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The Moral Basis of Vegetarianism
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FOOD VALUES
7
    

    In my opinion there are definite drawbacks in taking milk or meat. In order to get meat we have to kill . And we are certainly not entitled to any other milk except the mother's milk in our infancy. Over and above the moral drawback, there are others, purely from the point of view of health. Both milk and meat bring with them the defects of the animal from which they are derived. Domesticated cattle are hardly ever perfectly healthy. Just like man, cattle suffer from innumerable diseases. Several of these are overlooked even when the cattle are subjected to periodical medical examinations. Besides, medical examination of all the cattle in India seems to be an impossible feat, at any rate for the present. What applies to the milch cattle applies to a much greater extent to the animals slaughtered for meat. As a general rule, man just depends upon luck to escape from such risks. He does not seem to worry much about his health. He considers himself to be quite safe in his medical fortress in the shape of doctors, vaids and hakims. His main worry and concern is how to get wealth and position in society. This worry overshadows all the rest. Therefore, so long as some selfless scientist does not, as a result of patient research work, discover a vegetable substitute for milk and meat, man will go on taking meant and milk.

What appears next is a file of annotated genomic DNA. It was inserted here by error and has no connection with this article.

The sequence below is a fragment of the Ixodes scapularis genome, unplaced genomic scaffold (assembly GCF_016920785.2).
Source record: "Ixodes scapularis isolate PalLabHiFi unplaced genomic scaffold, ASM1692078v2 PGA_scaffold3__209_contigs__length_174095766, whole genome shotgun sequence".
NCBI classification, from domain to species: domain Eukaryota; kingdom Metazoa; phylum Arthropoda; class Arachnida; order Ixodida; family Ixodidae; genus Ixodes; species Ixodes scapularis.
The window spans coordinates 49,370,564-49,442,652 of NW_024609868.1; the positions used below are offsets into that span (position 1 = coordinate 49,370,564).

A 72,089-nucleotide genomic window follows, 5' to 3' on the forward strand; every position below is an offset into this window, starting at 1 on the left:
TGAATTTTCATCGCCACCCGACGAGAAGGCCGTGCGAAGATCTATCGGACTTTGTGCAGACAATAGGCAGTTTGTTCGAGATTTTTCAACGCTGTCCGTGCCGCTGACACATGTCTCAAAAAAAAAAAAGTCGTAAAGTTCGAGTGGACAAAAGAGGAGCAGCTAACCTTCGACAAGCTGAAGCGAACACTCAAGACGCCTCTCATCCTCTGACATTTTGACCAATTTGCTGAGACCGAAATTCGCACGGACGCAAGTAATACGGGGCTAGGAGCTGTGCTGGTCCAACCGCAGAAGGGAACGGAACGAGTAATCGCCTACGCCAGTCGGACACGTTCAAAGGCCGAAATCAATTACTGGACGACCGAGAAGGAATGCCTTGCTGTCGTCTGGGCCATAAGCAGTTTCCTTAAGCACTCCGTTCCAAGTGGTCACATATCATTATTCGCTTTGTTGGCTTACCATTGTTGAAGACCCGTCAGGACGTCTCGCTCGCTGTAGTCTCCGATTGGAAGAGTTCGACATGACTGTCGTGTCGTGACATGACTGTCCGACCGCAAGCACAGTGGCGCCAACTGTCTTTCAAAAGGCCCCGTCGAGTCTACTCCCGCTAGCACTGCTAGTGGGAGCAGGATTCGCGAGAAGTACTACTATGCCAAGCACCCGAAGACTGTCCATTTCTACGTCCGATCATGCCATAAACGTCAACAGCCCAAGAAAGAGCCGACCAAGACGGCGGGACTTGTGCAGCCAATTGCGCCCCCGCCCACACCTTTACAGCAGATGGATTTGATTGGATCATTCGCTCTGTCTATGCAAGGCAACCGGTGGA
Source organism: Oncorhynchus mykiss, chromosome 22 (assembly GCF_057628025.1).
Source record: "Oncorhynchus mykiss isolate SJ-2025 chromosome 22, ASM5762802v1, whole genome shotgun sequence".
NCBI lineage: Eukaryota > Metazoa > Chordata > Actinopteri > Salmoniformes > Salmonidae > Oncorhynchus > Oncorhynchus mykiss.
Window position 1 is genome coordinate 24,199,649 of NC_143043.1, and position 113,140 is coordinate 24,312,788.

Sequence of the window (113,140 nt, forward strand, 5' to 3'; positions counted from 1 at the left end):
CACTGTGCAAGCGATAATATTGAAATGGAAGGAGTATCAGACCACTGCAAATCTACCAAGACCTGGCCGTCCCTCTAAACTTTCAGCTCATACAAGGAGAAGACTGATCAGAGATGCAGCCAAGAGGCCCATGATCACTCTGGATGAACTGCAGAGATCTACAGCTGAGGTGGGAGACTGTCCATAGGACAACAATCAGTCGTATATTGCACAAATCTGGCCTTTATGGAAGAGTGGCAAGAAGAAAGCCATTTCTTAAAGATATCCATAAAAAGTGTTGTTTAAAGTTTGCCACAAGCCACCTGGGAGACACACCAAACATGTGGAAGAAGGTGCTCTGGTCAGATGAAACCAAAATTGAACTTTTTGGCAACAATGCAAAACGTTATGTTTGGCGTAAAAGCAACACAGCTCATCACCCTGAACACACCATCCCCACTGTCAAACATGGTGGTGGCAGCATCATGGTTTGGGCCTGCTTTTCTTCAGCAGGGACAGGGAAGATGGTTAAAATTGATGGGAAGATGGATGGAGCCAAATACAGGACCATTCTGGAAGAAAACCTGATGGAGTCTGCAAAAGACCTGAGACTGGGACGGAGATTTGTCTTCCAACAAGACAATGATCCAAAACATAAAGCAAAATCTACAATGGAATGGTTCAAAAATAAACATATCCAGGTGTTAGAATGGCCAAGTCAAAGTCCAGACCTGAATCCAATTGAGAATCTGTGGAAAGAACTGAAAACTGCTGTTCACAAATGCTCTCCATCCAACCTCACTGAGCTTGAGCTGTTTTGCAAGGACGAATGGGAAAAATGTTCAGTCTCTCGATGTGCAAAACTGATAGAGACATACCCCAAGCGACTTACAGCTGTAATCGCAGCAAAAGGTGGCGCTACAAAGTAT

Now let us consider mixed diet. Man requires food which can supply tissue building substances to provide for the growth and daily wear and tear of the body. It should also contain something which can supply energy, fat, certain salts and roughage to help the excretion of waste matter. Tissue building substances are known as proteins. They are obtained from milk, meat, eggs, pulses and nuts. The proteins contained in milk and meat, in

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